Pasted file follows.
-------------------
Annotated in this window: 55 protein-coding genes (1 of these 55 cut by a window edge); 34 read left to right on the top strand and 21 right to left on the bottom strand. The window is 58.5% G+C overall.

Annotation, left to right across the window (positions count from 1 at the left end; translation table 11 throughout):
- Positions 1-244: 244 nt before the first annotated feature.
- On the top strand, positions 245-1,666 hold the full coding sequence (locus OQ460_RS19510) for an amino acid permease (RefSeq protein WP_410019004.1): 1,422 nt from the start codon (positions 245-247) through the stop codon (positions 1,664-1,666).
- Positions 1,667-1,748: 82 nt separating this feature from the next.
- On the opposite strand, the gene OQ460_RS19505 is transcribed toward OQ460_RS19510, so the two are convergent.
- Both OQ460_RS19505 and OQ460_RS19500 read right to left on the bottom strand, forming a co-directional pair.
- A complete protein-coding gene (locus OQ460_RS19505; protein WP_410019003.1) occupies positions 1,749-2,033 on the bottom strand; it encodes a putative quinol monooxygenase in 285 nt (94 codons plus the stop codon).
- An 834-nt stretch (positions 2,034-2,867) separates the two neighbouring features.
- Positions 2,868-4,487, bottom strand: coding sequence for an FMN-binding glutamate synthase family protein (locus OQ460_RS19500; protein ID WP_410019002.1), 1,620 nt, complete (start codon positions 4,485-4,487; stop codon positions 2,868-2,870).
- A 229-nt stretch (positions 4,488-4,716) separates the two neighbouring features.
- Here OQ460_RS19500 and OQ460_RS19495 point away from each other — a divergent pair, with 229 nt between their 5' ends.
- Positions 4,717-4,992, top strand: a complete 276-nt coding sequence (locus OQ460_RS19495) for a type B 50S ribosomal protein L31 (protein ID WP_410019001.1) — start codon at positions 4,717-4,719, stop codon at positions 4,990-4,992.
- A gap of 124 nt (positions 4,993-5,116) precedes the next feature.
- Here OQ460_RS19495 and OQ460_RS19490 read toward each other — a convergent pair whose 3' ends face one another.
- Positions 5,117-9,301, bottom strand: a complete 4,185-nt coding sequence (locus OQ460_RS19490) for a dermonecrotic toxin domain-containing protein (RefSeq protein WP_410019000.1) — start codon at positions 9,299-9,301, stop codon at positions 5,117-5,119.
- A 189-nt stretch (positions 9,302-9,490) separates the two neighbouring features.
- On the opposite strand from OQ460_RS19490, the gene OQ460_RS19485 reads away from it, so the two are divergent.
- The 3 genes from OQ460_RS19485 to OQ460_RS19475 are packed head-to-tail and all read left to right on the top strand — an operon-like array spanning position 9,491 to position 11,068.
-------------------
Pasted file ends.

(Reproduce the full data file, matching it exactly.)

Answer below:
Annotated in this window: 55 protein-coding genes (1 of these 55 cut by a window edge); 34 read left to right on the top strand and 21 right to left on the bottom strand. The window is 58.5% G+C overall.

Annotation, left to right across the window (positions count from 1 at the left end; translation table 11 throughout):
- Positions 1-244: 244 nt before the first annotated feature.
- On the top strand, positions 245-1,666 hold the full coding sequence (locus OQ460_RS19510) for an amino acid permease (RefSeq protein WP_410019004.1): 1,422 nt from the start codon (positions 245-247) through the stop codon (positions 1,664-1,666).
- Positions 1,667-1,748: 82 nt separating this feature from the next.
- On the opposite strand, the gene OQ460_RS19505 is transcribed toward OQ460_RS19510, so the two are convergent.
- Both OQ460_RS19505 and OQ460_RS19500 read right to left on the bottom strand, forming a co-directional pair.
- A complete protein-coding gene (locus OQ460_RS19505; protein WP_410019003.1) occupies positions 1,749-2,033 on the bottom strand; it encodes a putative quinol monooxygenase in 285 nt (94 codons plus the stop codon).
- An 834-nt stretch (positions 2,034-2,867) separates the two neighbouring features.
- Positions 2,868-4,487, bottom strand: coding sequence for an FMN-binding glutamate synthase family protein (locus OQ460_RS19500; protein ID WP_410019002.1), 1,620 nt, complete (start codon positions 4,485-4,487; stop codon positions 2,868-2,870).
- A 229-nt stretch (positions 4,488-4,716) separates the two neighbouring features.
- Here OQ460_RS19500 and OQ460_RS19495 point away from each other — a divergent pair, with 229 nt between their 5' ends.
- Positions 4,717-4,992, top strand: a complete 276-nt coding sequence (locus OQ460_RS19495) for a type B 50S ribosomal protein L31 (protein ID WP_410019001.1) — start codon at positions 4,717-4,719, stop codon at positions 4,990-4,992.
- A gap of 124 nt (positions 4,993-5,116) precedes the next feature.
- Here OQ460_RS19495 and OQ460_RS19490 read toward each other — a convergent pair whose 3' ends face one another.
- Positions 5,117-9,301, bottom strand: a complete 4,185-nt coding sequence (locus OQ460_RS19490) for a dermonecrotic toxin domain-containing protein (RefSeq protein WP_410019000.1) — start codon at positions 9,299-9,301, stop codon at positions 5,117-5,119.
- A 189-nt stretch (positions 9,302-9,490) separates the two neighbouring features.
- On the opposite strand from OQ460_RS19490, the gene OQ460_RS19485 reads away from it, so the two are divergent.
- The 3 genes from OQ460_RS19485 to OQ460_RS19475 are packed head-to-tail and all read left to right on the top strand — an operon-like array spanning position 9,491 to position 11,068.